Anti-Aging: Ages 30-39 Metabolic Retrograde
So you’re no longer riding the awesome metabolism wave from your 20s, and maybe you have a couple kids running around and a career that keeps you mostly at a desk. Now that you’ve gotten settled into who you are, you’re ready to prevent yourself from looking like Jill in the cubicle down from yours who has hunched over shoulders and skin more leathery than your shoes.
The good news is you still have plenty of options to keep your body young both on the inside and out, even with a crazy busy schedule. All it takes is a little time to yourself and some solid preparation for your week ahead.
If you haven’t already made fitness and exercise a regular part of your routine, now would definitely be a great time to start. Research shows that you can lose as much as 3-5% of your muscle mass each decade after you hit 30 if you are physically inactive (1). That means your 30s are an incredibly important time in your life to continue lifting weights to preserve or even gain muscle mass.
Aside from burning more calories at rest, muscle tissue will reduce risk of injury by protecting your bones and strengthening your joints. Plus gaining muscle means you can tighten up those problem areas you may be struggling with and will speed up your metabolism that has started to drop off in recent years.
Another benefit of exercise to consider is the energy boost it provides. You may be used to relying on that third or fourth cup of coffee, but studies show that over the long term regular physical activity boosts energy levels and reduces the amount of fatigue you experience every day (2). This means spending 30 minutes performing moderate to vigorous intensity exercise most days will give you more energy to keep up with those little ones, not to mention will set a good example for them to be physically fit as they grow up.
Don’t have a ton of time to get a workout in? Circuit training and high intensity interval training (HIIT) are great ways to reap the benefits of strength training and cardio in a short amount of time. Make sure you are hitting every major muscle group at least once or twice a week and getting your heart rate up, especially if you are trying to lose weight. Getting your heart rate up also means making your heart work, which is incredibly important in terms of cardiovascular health and endurance, both things that tend to decline beginning in your mid-30s.
If you enjoyed a fast metabolism for the first 20-30 years of your life, you will probably start to notice a slow down as you progress into your 30s. Exercise will definitely help rev up your metabolic fire, but your nutrition will be a key player in how you look and feel agewise.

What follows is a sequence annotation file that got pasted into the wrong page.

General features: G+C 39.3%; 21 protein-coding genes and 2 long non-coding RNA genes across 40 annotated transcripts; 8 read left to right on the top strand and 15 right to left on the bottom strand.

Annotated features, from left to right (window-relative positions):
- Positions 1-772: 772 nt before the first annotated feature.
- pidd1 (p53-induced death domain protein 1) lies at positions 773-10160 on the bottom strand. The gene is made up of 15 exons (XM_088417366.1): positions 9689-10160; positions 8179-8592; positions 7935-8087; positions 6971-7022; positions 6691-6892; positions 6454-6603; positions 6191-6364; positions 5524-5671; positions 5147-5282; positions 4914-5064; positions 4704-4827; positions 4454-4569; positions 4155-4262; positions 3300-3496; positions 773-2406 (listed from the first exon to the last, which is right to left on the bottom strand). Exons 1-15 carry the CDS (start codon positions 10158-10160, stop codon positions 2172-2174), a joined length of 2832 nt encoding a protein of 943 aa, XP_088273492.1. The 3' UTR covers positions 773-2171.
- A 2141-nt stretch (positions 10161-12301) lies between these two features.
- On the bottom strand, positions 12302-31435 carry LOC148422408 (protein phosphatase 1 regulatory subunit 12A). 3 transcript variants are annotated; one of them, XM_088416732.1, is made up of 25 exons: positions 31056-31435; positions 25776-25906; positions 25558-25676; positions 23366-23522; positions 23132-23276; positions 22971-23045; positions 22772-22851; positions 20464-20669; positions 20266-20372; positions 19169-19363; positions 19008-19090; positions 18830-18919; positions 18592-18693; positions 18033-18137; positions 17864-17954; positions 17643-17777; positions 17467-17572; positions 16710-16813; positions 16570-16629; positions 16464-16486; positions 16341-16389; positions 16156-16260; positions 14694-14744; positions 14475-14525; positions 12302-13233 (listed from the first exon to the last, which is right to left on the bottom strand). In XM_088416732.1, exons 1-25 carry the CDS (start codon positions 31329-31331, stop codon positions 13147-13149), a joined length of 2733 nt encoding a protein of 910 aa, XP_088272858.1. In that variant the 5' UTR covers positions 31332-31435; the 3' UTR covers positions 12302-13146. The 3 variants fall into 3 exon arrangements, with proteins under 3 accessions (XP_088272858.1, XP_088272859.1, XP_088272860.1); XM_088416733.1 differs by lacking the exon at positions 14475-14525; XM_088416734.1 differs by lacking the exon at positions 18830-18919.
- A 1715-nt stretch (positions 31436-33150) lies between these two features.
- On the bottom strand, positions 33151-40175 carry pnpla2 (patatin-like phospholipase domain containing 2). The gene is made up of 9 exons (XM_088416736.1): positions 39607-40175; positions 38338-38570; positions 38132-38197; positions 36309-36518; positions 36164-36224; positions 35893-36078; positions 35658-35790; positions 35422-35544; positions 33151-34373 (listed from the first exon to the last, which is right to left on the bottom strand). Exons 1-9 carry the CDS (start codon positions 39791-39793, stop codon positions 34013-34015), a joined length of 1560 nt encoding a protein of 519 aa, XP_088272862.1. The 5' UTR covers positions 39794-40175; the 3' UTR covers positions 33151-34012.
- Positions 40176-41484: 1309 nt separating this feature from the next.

It may be more difficult to make good choices from a nutrition standpoint at this time in your life. Chances are you have more responsibility with kids and a career, let alone your social life.Keys to proper nutrition will come from planning ahead: go-to easy prep meals when you are short on time, meal prepping ahead for workdays, and making sure you always have nutritionally dense foods on hand for meals and snacks. Make sure you take a little time once or twice a week to plan ahead, especially when you know you will be particularly busy on certain days.
As far as nutrients, Iron and calcium are especially important for women who may begin to lose bone mass in their 30s, but are also important for muscle growth. Lean meats and low fat dairy a great sources of these important minerals. Joint health is definitely something you need to be aware of at this time in your life, as joint problems develop now even though symptoms may not begin to show until later. This means plenty of healthy fats – something you can find in fatty, cold water fish like salmon. You can also choose to take a fish oil supplement, something that has been proven to enhance cartilage health and reduce inflammation.
You may notice that after strength training you are experiencing more discomfort or soreness than you did in your 20s. And years of sitting at a desk job may be causing you to lose flexibility since your muscles shorten from lack of use in a full range of motion, which may now be affecting your posture.
It’s no longer going to be enough to just do a couple quick stretches after you workout. You will have to make stretching, foam rolling, and possibly yoga or Pilates all part of your routine. Focus on mobility work will help prevent, or at the very least reduce, the aches and pains you feel from working out. Foam rolling is an essential part to either your warm up or cool down in order to increase muscle flexibility and break up knots that may be responsible for pain occurring elsewhere in your body.
Yoga and Pilates are all about increasing flexibility, lengthening your muscles, correcting posture, and connecting with your body, all of which are extremely important in terms of preventing or solving chronic pain.They may not be as immediately gratifying as lifting heavy weights or hitting that runner’s high, but they may ultimately enhance your performance as you solve underlying issues that are holding you back.
So now that you know how to protect your body from signs of aging and keep that metabolism fired up, it’s time to begin implementing these steps into your routine. Make sure you plan your workouts and meals ahead of time into your schedule to keep your excuses from turning into aches and pains or fat gain. Share with us in the comments below how you keep yourself young and what you plan to do to prevent father time from creeping up on you.